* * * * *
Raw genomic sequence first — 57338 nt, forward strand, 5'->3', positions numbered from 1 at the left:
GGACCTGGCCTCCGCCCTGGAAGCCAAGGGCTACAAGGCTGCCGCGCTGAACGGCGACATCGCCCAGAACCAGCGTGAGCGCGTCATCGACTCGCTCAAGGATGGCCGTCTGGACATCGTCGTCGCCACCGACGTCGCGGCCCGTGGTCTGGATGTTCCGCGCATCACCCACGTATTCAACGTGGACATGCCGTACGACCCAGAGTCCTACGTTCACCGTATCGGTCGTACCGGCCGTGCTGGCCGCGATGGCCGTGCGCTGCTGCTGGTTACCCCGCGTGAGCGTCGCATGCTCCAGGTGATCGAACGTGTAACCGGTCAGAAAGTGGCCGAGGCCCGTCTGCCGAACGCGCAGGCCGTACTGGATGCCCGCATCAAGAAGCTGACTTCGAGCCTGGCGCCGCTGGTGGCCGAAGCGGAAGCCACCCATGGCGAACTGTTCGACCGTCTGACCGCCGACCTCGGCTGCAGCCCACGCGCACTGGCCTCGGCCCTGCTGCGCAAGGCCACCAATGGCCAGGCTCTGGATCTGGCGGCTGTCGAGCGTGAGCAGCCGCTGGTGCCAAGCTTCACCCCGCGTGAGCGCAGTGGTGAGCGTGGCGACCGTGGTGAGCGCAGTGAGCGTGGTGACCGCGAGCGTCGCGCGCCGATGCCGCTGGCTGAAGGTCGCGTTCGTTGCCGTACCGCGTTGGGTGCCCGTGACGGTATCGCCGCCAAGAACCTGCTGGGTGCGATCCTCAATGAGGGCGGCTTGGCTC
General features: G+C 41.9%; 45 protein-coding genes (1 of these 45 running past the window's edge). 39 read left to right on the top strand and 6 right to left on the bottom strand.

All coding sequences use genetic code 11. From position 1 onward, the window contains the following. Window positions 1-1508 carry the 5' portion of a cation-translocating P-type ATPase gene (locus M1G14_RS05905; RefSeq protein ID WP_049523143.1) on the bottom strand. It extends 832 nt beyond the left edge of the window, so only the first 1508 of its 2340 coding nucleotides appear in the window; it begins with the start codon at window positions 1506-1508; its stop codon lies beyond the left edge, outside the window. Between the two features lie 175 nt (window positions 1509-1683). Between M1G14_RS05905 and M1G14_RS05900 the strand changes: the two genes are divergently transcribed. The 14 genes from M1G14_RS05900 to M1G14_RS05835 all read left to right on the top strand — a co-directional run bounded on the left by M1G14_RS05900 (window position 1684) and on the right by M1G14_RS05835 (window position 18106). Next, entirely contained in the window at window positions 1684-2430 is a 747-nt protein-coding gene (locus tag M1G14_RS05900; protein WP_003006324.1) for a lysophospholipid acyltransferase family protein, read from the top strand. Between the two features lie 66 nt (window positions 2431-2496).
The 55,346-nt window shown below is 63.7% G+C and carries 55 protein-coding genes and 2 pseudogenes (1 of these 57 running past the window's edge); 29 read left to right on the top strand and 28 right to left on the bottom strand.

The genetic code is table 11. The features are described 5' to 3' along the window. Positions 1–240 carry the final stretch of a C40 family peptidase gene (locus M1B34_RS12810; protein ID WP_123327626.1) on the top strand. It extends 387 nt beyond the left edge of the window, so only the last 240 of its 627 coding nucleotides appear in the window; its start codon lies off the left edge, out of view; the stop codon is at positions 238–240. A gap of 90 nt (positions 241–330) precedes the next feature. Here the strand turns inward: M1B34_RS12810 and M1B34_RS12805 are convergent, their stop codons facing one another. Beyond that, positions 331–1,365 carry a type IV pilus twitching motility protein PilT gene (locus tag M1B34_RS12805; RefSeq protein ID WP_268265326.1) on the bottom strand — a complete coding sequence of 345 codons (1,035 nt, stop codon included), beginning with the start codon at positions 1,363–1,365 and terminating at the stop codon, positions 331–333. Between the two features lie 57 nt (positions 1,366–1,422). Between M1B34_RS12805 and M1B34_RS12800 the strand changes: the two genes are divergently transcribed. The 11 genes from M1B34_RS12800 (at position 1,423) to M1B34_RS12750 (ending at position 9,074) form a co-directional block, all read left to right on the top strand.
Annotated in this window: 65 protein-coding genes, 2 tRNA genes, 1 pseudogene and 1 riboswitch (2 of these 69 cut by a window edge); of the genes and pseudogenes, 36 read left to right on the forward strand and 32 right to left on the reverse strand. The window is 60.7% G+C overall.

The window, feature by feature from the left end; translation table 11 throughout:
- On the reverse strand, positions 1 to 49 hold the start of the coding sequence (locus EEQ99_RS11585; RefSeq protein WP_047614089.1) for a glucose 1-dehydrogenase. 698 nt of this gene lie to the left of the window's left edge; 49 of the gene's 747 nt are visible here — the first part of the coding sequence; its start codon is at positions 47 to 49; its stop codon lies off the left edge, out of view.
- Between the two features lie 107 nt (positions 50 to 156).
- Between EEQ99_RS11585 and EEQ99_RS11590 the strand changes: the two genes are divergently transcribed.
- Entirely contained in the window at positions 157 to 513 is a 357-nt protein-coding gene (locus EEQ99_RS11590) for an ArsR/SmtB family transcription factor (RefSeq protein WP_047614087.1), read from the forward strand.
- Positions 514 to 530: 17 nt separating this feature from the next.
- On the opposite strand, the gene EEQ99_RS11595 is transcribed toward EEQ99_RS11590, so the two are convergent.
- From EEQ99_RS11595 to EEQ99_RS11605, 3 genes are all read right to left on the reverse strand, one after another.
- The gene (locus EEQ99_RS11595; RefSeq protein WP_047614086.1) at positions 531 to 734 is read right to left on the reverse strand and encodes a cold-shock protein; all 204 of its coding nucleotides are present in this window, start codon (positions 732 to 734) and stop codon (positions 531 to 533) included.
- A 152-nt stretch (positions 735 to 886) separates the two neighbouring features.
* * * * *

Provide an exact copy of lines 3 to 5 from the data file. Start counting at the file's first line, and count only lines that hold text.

General features: G+C 41.9%; 45 protein-coding genes (1 of these 45 running past the window's edge). 39 read left to right on the top strand and 6 right to left on the bottom strand.

All coding sequences use genetic code 11. From position 1 onward, the window contains the following. Window positions 1-1508 carry the 5' portion of a cation-translocating P-type ATPase gene (locus M1G14_RS05905; RefSeq protein ID WP_049523143.1) on the bottom strand. It extends 832 nt beyond the left edge of the window, so only the first 1508 of its 2340 coding nucleotides appear in the window; it begins with the start codon at window positions 1506-1508; its stop codon lies beyond the left edge, outside the window. Between the two features lie 175 nt (window positions 1509-1683). Between M1G14_RS05905 and M1G14_RS05900 the strand changes: the two genes are divergently transcribed. The 14 genes from M1G14_RS05900 to M1G14_RS05835 all read left to right on the top strand — a co-directional run bounded on the left by M1G14_RS05900 (window position 1684) and on the right by M1G14_RS05835 (window position 18106). Next, entirely contained in the window at window positions 1684-2430 is a 747-nt protein-coding gene (locus tag M1G14_RS05900; protein WP_003006324.1) for a lysophospholipid acyltransferase family protein, read from the top strand. Between the two features lie 66 nt (window positions 2431-2496).
The 55,346-nt window shown below is 63.7% G+C and carries 55 protein-coding genes and 2 pseudogenes (1 of these 57 running past the window's edge); 29 read left to right on the top strand and 28 right to left on the bottom strand.